Read more here:
    http://www.kuro5hin.org/story/2003/2/20/61350/0548 [kuro5hin.org]
    • by Dudio (529949) on Friday February 21, 2003 @04:41PM (#5355572)
      Mostly it affects where banks choose your pin for you (which happens in the UK among other places) based upon a hash of your account number.

      While technically true, the catch is that this applies to a lot of PINs, even those chosen by the cardholder. When you set your own PIN, the bank just stores an offset that is used in conjunction with the autogenerated PIN. The vulnerability paper [cam.ac.uk] goes into this in section 3.
  • right to know (Score:5, Informative)

    by dougnaka (631080) on Friday February 21, 2003 @04:08PM (#5355246) Homepage Journal
    The statements made by Citibank regarding their security can only be trusted as far as they are independently evaluated. Consumers in general, and especially Americans, rely far too heavily on a companies claims. If a company makes false claims these days they often simply ignore the facts, and that enough is wrong. But when someone comes out with evidence that a company is making false claims, and the company tries to silence them? That is outright immoral, and should be illegal.

    Why is it they can even try things like this without massive public backlash? They would be far better off accepting the "new" information, and promising to work hard to always keep their systems secure.

    I'm sure certian companies [microsoft.com] would love to see legal actions like this get upheld by a court.... Oh well, I guess we can always move to Norway... I wonder if they'd let me live on sealand [sealandgov.com] once all my rights are gone here...

    • Re:right to know (Score:4, Informative)

      by KernelHappy (517524) on Friday February 21, 2003 @05:39PM (#5356169) Homepage
      All processors in the debit card industry are required to have their security procedures audited. This includes extensive documentation of any change made to production code, handling of master encryption keys, database maintenance etc. It's not that the companies don't answer to someone, it's that the someone they answer to either doesn't see the weakness or realizes the huge cost involved in rectifying these problems and ignores it.
  • This is SERIOUS (Score:5, Insightful)

    by arvindn (542080) on Friday February 21, 2003 @04:09PM (#5355253) Homepage Journal
    This isn't like on of the regular "a new vulnerability has been discovered. No exploitz are known yet. Patch can be found <here>" kind of things we get on bugtraq all the time.

    From the article

    For the last couple of years or so there has been a rising tide of phantoms. I get emails with increasing frequency from people all over the world whose banks have debited them for ATM withdrawals that they deny making. Banks in many countries simply claim that their systems are secure and so the customers must be responsible. It now looks like some of these vulnerabilities have also been discovered by the bad guys.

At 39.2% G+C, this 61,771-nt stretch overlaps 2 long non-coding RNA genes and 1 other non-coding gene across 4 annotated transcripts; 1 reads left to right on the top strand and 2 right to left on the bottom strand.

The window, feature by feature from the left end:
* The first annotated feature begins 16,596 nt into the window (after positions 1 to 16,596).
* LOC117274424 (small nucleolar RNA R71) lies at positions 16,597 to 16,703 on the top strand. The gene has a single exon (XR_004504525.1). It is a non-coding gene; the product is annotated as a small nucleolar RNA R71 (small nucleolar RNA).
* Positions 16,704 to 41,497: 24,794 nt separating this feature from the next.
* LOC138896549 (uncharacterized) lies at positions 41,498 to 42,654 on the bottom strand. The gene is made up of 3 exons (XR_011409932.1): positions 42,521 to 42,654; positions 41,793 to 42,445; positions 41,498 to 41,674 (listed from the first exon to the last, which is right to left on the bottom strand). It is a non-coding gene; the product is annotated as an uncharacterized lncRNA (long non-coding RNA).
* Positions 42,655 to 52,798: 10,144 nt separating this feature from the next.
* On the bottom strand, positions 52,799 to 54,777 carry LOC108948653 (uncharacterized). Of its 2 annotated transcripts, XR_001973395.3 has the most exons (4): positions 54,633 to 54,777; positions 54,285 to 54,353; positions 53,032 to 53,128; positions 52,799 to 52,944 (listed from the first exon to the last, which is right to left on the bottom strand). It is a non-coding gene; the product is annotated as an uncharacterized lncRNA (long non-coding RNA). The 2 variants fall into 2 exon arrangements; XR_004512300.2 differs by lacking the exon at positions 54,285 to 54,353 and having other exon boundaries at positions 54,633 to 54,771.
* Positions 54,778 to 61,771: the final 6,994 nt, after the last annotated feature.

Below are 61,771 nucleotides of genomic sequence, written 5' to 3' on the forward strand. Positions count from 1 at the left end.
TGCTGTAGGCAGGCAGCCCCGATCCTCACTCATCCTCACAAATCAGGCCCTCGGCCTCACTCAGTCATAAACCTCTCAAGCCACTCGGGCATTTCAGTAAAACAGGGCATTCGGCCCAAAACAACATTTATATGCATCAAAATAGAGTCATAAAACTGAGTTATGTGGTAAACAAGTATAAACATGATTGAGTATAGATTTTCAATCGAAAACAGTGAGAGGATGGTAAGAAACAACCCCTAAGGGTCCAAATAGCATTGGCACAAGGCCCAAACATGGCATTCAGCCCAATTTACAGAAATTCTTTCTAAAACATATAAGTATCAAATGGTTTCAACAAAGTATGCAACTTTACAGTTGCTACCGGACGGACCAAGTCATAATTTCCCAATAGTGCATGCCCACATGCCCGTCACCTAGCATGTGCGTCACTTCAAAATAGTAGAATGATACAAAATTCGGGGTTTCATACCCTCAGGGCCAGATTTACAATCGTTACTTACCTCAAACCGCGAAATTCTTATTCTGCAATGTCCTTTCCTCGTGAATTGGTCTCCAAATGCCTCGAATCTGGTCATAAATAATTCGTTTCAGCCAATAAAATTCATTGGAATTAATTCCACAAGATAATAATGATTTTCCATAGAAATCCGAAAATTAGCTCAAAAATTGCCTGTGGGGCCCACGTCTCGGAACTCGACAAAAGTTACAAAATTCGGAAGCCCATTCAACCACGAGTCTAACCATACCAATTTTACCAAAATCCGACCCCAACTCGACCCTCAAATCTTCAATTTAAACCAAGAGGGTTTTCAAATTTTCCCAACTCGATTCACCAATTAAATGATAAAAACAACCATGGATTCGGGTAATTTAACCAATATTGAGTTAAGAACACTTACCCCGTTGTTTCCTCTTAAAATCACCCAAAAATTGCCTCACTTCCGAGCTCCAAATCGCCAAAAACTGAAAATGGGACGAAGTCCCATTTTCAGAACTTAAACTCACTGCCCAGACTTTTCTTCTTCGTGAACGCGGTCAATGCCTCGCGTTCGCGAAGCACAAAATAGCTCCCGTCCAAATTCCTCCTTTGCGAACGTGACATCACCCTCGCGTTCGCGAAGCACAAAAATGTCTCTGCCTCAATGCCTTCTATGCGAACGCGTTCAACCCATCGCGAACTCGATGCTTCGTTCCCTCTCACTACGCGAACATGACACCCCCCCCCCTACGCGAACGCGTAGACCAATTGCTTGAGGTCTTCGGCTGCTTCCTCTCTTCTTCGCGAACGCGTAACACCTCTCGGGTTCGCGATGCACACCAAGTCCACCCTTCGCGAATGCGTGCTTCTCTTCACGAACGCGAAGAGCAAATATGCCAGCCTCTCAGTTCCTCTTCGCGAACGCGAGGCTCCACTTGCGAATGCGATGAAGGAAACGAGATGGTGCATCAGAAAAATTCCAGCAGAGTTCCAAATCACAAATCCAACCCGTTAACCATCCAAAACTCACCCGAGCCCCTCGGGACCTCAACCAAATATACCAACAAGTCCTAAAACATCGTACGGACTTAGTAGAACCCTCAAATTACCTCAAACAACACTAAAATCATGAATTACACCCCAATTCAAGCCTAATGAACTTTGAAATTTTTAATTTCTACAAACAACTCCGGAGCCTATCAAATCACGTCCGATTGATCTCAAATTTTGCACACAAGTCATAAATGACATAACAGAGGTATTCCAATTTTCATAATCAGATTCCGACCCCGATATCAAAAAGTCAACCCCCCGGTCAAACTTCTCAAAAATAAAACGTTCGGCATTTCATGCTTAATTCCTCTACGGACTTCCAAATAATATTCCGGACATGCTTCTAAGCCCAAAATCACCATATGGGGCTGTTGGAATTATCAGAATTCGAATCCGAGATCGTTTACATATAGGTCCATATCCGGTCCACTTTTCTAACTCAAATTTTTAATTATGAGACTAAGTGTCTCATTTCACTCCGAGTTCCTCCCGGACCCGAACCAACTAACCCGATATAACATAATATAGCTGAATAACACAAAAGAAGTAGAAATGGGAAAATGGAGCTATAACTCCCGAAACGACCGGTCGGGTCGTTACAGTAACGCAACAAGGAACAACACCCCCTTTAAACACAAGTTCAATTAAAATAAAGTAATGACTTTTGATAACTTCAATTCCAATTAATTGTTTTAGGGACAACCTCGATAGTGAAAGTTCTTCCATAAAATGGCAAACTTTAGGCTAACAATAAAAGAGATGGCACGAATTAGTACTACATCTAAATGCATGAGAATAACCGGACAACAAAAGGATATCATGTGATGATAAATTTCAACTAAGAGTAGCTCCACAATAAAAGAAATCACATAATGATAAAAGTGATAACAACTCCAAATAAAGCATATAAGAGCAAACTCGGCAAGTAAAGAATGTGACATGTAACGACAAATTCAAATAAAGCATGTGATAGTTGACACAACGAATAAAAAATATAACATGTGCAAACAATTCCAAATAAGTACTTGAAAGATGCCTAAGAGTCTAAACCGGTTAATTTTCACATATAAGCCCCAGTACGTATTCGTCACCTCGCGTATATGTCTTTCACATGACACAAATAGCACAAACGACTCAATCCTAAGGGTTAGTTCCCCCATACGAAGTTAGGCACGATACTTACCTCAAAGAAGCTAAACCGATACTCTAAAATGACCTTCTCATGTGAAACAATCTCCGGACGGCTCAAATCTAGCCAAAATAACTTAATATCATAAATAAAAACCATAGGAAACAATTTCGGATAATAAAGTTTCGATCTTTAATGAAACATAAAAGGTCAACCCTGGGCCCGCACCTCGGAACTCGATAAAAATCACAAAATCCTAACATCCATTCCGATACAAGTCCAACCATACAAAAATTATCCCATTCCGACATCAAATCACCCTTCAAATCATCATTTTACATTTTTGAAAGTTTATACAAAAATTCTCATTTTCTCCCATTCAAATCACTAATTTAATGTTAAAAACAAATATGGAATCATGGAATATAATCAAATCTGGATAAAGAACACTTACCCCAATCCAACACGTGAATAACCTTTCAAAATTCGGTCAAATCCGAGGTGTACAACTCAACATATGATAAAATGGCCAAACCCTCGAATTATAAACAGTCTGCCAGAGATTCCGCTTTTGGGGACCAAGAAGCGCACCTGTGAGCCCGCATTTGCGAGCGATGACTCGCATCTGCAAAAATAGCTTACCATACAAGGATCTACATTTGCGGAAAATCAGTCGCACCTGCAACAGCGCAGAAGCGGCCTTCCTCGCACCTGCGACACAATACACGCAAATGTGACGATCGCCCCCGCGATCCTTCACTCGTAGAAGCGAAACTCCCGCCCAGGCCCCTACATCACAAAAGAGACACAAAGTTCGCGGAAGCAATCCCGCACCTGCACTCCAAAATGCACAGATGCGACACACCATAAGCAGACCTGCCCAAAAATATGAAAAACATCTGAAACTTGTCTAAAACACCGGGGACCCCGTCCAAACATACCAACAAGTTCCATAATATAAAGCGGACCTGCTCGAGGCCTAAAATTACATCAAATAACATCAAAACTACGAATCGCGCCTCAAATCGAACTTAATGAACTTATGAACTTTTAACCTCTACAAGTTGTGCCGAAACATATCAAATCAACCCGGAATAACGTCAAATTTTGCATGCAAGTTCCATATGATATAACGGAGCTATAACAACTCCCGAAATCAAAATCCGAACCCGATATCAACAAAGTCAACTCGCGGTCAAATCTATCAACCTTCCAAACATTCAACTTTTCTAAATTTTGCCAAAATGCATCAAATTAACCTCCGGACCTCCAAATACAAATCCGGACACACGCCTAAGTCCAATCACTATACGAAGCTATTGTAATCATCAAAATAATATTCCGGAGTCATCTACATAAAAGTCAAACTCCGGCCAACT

What the bank is doing is very irresponsible. I hope they get lots of bad publicity for this. Getting on /. is a good start.

    • Re:This is SERIOUS (Score:5, Informative)

      by dachshund (300733) on Friday February 21, 2003 @04:24PM (#5355409)
      It now looks like some of these vulnerabilities have also been discovered by the bad guys.

      Of course, this isn't necessarily the case. Note that this particular scheme would require a insider in the bank with access to the pin-verification system. Until somebody verifies that, or at least combs through the logs to look for patterns of suspicious PIN guessing, any connection between the increase in phantom withdrawals and this vulnerability is pure speculation.

    • Re:This is SERIOUS (Score:2, Insightful)

      by Hammerikaner (570527)
      Everyone should just mirror the PDF [cam.ac.uk] file on your own web server. Would it matter then, if the court filed an injunction? Everyone already has it.
  • woah! (Score:5, Funny)

    by spazoid12 (525450) on Friday February 21, 2003 @04:09PM (#5355263)
    I'd better go back and tell my 12-year-old self not to get an ATM card!
  • by prgammans (134908) on Friday February 21, 2003 @04:12PM (#5355293)
    So they submitted it to /. to gag it for them.
    Much quicker then a court order.
  • by UberLord (631313) on Friday February 21, 2003 @04:14PM (#5355319) Homepage
    http://www.theregister.co.uk/content/55/29425.html

    The Register is running a story with more content

    Which also explains in laymans terms how the two guys in the submitted link went about working out the vulnerability
  • by Llywelyn (531070) on Friday February 21, 2003 @04:15PM (#5355324) Homepage
    "Citibank is trying to get a gag order for new vulnerabilities found in the cryptographic equipment commonly used to protect the PINs of ATM transactions..."

    Now that it has been posted on /. there are probably thousands of geeks downloading it as we speak. I think we can safely say that it is "in the wild"
  • ATM with an eye (Score:5, Informative)

    by doubtless (267357) on Friday February 21, 2003 @04:15PM (#5355328) Homepage
    I believe that in some countries banks actually install a camera in every ATM they own. They simply take a video or a snapshot of the person making transaction with the machine.

    I think this is pretty good idea to record frauds, false claims, and extortions in front of the machine. Personally I don't have a privacy issue in this case.
    • one right there to take your picture of the transaction, and one farther away, so they can see you when you cover it with a post it.